It has long been accepted that the greatest benefit in attending and graduating from college was financial, with an increased earning capacity the expected result of your hard work.
Now more are questioning whether such a financial benefit still exists in light of the costs of obtaining an education and the present uncertainty of the job market.
In reinforcing the benefits of college education in our highly competitive global economy, it was usually promoted from a career change perspective.
Now this is not to say those without a college education cannot be successful. In fact, in light of the tremendous cost of getting a degree, there are more and more success stories about creative entrepreneurs and self educated business people who have made a significant impact on others for good.
Yet here are the discoveries about the importance of a college education in past years:
About 90 percent of the fastest-growing jobs of the future will require some post-secondary education or training (U.S. Department of Labor).
The most obvious benefit of college education is that college graduates in the U.S. earn nearly twice as much as workers with just a high school diploma, one of the highest rates in the world (Organization for Economic Co-operation and Development [OECD]).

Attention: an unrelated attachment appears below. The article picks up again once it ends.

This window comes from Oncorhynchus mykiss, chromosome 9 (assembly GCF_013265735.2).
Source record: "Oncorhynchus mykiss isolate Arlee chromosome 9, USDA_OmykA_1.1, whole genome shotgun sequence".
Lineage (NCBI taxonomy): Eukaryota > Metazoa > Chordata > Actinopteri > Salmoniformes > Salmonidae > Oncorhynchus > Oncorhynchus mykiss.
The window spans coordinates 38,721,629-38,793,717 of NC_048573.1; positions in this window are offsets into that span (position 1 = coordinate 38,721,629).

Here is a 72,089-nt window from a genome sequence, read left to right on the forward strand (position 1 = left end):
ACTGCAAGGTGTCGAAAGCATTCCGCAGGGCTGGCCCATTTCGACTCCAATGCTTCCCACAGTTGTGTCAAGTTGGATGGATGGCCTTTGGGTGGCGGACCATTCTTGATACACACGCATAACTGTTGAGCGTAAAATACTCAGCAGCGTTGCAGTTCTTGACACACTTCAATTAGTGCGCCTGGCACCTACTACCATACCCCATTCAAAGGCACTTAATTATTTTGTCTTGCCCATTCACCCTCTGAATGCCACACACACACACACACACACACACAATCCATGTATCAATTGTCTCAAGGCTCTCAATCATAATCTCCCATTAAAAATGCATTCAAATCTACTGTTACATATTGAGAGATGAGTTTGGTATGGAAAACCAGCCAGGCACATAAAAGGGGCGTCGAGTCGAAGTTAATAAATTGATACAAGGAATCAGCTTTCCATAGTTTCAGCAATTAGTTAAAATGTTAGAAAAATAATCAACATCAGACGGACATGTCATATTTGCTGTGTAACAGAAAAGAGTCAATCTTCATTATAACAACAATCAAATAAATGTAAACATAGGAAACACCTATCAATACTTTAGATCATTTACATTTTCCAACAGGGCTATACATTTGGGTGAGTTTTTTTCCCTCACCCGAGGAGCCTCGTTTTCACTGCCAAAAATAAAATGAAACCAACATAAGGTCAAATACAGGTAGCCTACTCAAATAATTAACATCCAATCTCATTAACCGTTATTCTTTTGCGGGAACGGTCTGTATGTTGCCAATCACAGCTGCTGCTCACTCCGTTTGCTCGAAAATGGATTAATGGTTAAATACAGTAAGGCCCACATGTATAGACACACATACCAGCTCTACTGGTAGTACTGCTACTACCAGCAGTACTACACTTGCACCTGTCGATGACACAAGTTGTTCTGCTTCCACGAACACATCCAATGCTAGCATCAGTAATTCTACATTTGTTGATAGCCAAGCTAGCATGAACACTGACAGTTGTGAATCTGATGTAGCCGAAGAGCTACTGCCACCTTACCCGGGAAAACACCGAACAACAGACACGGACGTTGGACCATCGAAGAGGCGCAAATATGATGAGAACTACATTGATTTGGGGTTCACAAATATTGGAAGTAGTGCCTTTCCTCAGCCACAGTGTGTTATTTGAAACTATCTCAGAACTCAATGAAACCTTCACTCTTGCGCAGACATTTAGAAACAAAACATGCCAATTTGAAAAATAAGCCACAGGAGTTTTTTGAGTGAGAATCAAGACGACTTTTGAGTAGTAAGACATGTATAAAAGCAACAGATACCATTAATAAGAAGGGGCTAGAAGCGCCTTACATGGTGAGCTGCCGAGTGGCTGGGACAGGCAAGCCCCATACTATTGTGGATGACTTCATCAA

Yet there are some who now question if this trend will continue in the present job market.
When it comes to career change decisions, the importance of college education up until recent years showed up most in the financial rewards of getting a degree.
These findings regarding the financial benefits of post high school education were recently spelled out by Margaret Spellings when she was U.S. Secretary of Education.
Note how the greatest benefits of college are experienced by those exploring careers and those considering career change, seen in comments by Spellings regarding the importance of college education.
It is still assumed that When it comes to career change decisions, the importance of college education shows up in the financial rewards that follow.
These findings regarding the financial benefits of post high school education were emphasized by Margaret Spellings when she served as U.S. Secretary of Education.
"We all have a responsibility to make sure our higher education system continues to spur innovation and economic growth and gives more Americans the chance to succeed in the new knowledge economy."
Spillings has no doubts that the greatest benefits of college are experienced by those exploring careers and those considering career change.
Now because of the high costs involved in pursuing a degree there are those who question whether there is a financial benefit in doing so.
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